Music Interview

Joe Renzetti

by Marcus Pan

Joe Renzetti1. Nearly a decade of music, but previous to your release of Discovery much of it was more synth-pop or techno related. What made you turn your talents to the more ambient strains found on Discovery and your latest, Talking To The Dead?

While the pop music was satisfactory to me, I felt that I wasn't truly expressing myself artistically and it wasn't much different than the music being created at the time. I guess I was more concerned then with creating music that would be more widely accepted. Once I overcame that notion I started creating music just for the sake of creating music. I felt more freedom to explore different methods of creating songs. I wanted to do something different than the usual three minute formulated song and created something people could just put on and lose themselves in it.

2. Both of your ambient releases are of a distinct theme. Discovery is set in space with sounds that are truly reminiscent of such and can breathlessly take you there. With Talking To The Dead you imbued into your soundscapes the paranormal. This is extremely difficult to do - many ambient artists will have a similar tone yet provide sounds that are not as concentric to a theme like you do. Is it difficult to seamlessly integrate all your tracks together to equate with the theme you are producing?

At times it can be. I have written songs that were good on their own but still scrapped because they didn't fit with the theme of the project. Sometimes a song will be written but when placed within the context doesn't quite fit and gets tweaked a little. One example I can think of is The First Odyssey. The first draft was quite different than what made it onto Talking to The Dead. It had a major key, a bright bouncy organ solo, and sampled animal chatter. Changing it to a minor key, a droning guitar and an amazing recording of the ghost of Ellen Terry made the song fit well to the theme. Little changes like that can really make a difference on how a song expresses itself.

3. Walking the fine line between noise and music is one of the most difficult ideas to arrange. Yet somehow you stray neither to one side or the other - what makes you determine what is noise and what is music? Or is there a determination of this at all?

The musical part is most important to me. Most of the time the instrumentation is the key part of a song where the noise, FX, and soundscapes add to the mood of the piece, creating a harmony between the two. Sometimes a simple grand piano or acoustic guitar can speak volumes above layered sweeping filters. I feel today actually playing an instrument and knowing music theory is lost on many of today's electronic musicians. They just don't want to take the time to learn. I really enjoy sound designing too. Creating your own sound instead of simply dialing up a synth preset makes the music more expressive and unique to the artist which is where the noise part comes in. I also create songs based solely on textures and soundscapes, the art of noise can make a profound statement. I use it much like a composer creates sounds to tie in scenes in a film

4. How do you create your music and how would you describe, assuming it is possible, the process by which a concept or theme idea moves from thought to album?

In the case with Discovery, I knew what kind of concept I wanted and created it around that theme creating the songs in that order. Talking to The Dead was different. I didn't have a direction at first, the album was originally called Kaleidoscope. I had a few phrases and sounds written out. The concept idea came up when I added EVP sounds to a song. With Lalurie, Zygote, and Talking To The Dead Part 1 created the theme was developing. I usually have a general idea at a point of how the album will progress and work on the songs accordingly, where they will be placed and how the moods will develop and change throughout so it's all seamlessly integrated. It not necessarily tells a story, but places the listener in a specific environment and holds them.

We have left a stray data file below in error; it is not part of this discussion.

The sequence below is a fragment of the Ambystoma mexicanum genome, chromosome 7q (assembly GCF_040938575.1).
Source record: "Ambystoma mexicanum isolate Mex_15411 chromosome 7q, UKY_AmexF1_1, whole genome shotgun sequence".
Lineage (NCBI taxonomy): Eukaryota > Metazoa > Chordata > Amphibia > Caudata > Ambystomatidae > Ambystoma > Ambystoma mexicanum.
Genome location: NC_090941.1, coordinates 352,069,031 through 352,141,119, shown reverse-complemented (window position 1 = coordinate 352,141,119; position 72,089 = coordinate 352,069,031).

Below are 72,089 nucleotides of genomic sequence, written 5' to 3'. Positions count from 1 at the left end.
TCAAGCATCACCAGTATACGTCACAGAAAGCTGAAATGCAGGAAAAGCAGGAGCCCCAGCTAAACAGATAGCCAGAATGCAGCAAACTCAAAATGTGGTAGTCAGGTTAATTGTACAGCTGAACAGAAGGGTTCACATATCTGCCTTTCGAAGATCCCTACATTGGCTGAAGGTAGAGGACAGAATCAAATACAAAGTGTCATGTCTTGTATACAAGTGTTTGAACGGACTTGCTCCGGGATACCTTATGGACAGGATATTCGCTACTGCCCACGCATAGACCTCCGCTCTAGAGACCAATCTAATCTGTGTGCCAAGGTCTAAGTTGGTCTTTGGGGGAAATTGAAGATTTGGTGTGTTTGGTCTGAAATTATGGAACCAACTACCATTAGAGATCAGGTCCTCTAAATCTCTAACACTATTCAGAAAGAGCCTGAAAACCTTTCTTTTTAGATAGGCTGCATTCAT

5. What type of utilities, gear and equipment do you utilize in your home studio to create your music?

The core system is a hot rodded G3 Mac which ties in all the gear and is the multi-track recorder, sequencer, editor and mastering station. Most of the parts are MIDI sequenced virtual tracks. The sequencer, which is currently Logic, is a wonderful tool for writing as I can change sounds and parts on the fly and I usually write the song as I'm recording it. Most of the sounds are played from my Akai S2000 sampler with a couple old Roland synths for the fat classic sounds. A couple racks of digital effects and analog tube preamps and compressors and a few guitars. A good mix of analog & digital hardware so the sound has a nice warm rich tone.

6. Have you ever worked with others on musical projects or do you prefer to work alone? Do you feel you have more control over the music if working alone and that the help of someone else would taint it, as is common with artists of your genre?

I've pretty much worked alone. I guess I could fall into the definition of control freak. I have worked briefly in the past in a couple of projects. Once as a singer in a pop band and as a lead guitarist in an Industrial metal band, which is where I got my pseudonym "Ax Nyslie." That was pretty fun getting my angst out just shredding riffs on guitar. I still plan to pursue my solo work alone but I would like to collaborate on other projects. I recently did a remix for Estonian artist il_ya which is on his new CD. I'm also part of a new network of ambient artists called Greyscale. It's a syndicate of myself and eight other very talented artists. We are planning on releasing a sampler CD soon in early 2000.

7. You released Discovery via MP3.com's DAM (Digital Automatic Music) facility. How is it working with a company like MP3.com? Do you find any truth to all the scrutiny web-based recording facilities like them have come under or are you happy with the service and support they have provided you thus far?

Joe RenzettiOn line music distribution is still way in it's infancy stage. There's still a ways to go before a real standard emerges, so there are plenty of rough spots to be smoothed out. So far, MP3.com has been pretty decent. Any little bit of publicity helps and providing mp3 songs is an excellent way to showcase your music to fans all over the world. People will be more inclined to by CDs from artists when they know if they have mp3 singles to hear. After all if it wasn't for them, this interview wouldn't be happening. MP3 sites have been criticized for not compensating artists for the downloads they receive. This is gradually changing now and how it will progress will be interesting to see. For now I'll stick with it. It is a free service and it's certainly better than not getting heard at all which is all that really matters to me. I don't do this for the money. My biggest problem is my mp3 singles are heard out of context from the conceptual album so listeners don't get the whole picture.